Many organisations have taken great strides in recent years to give disabled customers an improved experience, but have you considered the accessibility of all parts of your facility?
If you haven’t, this could be because you don’t have practical policies and procedures in place. You may not have considered physical access. For example, do you have a useable accessible toilet, or if you have stairs and a customer cannot use them what other alternatives can you consider? Have management, coaches, employees and volunteers received training? They may not have considered the experience from the perspective of a disabled person. If all your materials are in block capitals or have no colour definition is that accessible? If someone has a visual impairment how would they access your website?
All of these are questions I have been asked as a disabled person and as a CEO of a charity and it’s not always easy to know the answer, especially when you consider that in the UK there are more than 11 million people with a disability, impairment or limiting long-term illness. The needs of these people may not be immediately evident – not everyone is using a wheelchair! For organisations from blue chip companies through to a local dance studio, this means planning for a broad range of needs.
So where is the best place to start? Personally I would recommend you don’t panic, but you may want to consider some of the following points:
- Keep any counters in the reception area of your facility clear at all times;
- Where there are corners, steps, and edges, mark these with high visibility contrasting coloured material so that they can be easily seen;
- Keep walkways and accessible parking access clear and free from clutter, and make sure your premises are well lit. Keep any bushes, trees, or flower arrangements near your business clipped so there are no low hanging hazards or overgrown bushes obstructing the path of travel for those using wheelchairs or other mobility aids;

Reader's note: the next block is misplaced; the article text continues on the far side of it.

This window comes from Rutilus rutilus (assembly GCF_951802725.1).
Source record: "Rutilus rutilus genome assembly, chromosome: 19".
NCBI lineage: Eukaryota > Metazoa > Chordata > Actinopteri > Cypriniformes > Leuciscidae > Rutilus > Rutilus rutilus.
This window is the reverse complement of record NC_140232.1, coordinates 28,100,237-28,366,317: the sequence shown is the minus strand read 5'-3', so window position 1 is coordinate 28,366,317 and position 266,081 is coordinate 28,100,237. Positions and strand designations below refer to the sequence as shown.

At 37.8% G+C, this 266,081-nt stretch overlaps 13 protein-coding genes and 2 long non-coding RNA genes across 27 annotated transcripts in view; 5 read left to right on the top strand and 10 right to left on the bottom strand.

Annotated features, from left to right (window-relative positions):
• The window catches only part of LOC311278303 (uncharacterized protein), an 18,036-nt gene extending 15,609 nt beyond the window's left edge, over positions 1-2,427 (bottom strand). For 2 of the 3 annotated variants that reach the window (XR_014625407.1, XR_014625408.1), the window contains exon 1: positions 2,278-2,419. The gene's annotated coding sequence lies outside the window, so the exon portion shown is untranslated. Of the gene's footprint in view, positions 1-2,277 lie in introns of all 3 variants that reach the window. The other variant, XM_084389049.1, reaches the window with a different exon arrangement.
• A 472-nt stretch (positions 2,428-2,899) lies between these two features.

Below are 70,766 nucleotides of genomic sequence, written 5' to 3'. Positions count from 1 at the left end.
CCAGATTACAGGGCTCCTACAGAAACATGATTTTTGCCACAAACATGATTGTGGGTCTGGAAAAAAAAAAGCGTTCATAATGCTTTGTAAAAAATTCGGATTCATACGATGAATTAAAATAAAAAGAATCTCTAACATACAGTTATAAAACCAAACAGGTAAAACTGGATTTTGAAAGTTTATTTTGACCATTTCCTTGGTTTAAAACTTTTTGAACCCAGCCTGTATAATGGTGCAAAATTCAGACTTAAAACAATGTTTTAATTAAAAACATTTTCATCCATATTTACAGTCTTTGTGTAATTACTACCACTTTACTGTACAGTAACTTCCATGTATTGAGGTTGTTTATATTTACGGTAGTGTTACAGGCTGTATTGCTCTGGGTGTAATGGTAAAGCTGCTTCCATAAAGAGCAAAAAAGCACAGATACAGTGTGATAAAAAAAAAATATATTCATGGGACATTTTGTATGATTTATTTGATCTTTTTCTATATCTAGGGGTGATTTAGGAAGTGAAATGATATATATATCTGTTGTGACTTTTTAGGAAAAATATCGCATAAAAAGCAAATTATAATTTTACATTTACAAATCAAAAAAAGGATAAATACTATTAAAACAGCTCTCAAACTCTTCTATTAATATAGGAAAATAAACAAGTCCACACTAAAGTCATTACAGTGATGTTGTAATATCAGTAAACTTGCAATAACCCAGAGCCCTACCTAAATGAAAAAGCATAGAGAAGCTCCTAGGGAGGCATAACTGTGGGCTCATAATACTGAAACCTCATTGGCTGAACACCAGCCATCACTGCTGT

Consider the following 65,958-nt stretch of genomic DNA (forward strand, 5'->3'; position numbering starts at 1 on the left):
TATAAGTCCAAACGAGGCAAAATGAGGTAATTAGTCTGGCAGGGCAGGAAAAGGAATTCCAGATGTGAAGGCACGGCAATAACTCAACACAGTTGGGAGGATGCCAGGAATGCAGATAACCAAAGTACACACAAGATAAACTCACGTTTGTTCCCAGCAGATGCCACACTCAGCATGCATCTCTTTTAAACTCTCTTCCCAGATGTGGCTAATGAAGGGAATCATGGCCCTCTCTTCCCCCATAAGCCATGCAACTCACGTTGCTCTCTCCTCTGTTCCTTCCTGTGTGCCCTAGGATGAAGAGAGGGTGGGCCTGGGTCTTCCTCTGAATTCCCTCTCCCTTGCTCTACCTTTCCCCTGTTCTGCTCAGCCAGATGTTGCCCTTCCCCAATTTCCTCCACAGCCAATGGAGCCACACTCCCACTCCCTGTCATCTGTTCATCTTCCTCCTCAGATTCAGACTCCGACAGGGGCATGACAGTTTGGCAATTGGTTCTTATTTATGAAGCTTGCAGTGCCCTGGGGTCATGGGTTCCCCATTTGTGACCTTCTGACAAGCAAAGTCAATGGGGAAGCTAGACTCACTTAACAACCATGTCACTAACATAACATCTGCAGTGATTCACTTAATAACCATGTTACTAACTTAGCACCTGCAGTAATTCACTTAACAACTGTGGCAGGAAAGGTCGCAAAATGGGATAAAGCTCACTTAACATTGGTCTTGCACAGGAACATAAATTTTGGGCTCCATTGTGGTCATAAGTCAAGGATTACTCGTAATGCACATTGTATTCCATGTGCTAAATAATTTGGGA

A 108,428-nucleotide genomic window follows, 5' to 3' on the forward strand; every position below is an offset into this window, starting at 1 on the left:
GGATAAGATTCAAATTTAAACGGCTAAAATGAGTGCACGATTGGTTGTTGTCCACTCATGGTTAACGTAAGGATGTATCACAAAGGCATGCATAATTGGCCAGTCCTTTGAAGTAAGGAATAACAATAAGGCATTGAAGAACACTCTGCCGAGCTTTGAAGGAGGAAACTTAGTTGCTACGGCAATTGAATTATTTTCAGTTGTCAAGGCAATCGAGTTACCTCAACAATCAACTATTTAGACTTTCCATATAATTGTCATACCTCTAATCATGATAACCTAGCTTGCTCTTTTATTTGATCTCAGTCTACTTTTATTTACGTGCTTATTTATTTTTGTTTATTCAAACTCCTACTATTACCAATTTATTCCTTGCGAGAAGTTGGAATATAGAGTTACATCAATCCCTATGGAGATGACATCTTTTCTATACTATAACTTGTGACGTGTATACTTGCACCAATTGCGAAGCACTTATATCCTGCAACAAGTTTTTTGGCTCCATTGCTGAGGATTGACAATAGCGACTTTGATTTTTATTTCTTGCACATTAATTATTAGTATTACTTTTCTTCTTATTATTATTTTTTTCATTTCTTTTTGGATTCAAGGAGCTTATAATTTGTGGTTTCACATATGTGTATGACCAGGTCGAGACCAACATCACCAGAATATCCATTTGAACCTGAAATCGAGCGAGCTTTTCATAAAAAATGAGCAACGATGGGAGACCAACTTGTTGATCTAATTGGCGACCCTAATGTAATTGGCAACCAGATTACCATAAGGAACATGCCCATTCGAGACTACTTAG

- Doors that are heavy and hard to open can be very difficult to use for the elderly or people who use wheelchairs or mobility aids. Adjust closers so that the doors require less force to open;
- In bathrooms, make sure wastebaskets or other moveable objects do not obstruct clear spaces next to the doors. Similarly, in accessible wheelchair stalls, keep the area around the toilet and under the sink clear. Doing so makes sure that persons using wheelchairs can safely operate the door and navigate;
- Welcome service animals. If you don’t know or are not sure, ask;
- When choosing signage, language matters. Instead of signs that use the word “handicapped” – which is considered offensive by many people with disabilities – opt for signs that use the word “accessible”;
- Consider how persons with disabilities will be evacuated from your facility in an emergency, and include that procedure in your emergency evacuation plan. Make sure your employees know the procedure;
- Offer awareness training for all. Make sure that everyone understands good language and communication;
- Always ask first if a person with a disability needs assistance, never assume;
- If a person with a disability requests that you modify a policy or provide additional assistance, consider the request meaningfully. There may be a legal requirement to do it. For example, if you require a driver’s licence as evidence of identification consider accepting another form of identification for an individual who is blind or physically unable to drive a vehicle;
- Customer feedback is a great opportunity to learn about your customers and their thoughts on how accessible your business actually is. Be open to receiving feedback and act on it. You may be preventing a lawsuit in the process.
All of these points typically will come under four main headings, can you say you have considered all of these areas?
- Physical access
- Awareness training
- Policy and procedures
- Marketing, communications and websites
Ultimately, you should have nothing to fear from meeting disabled customer needs.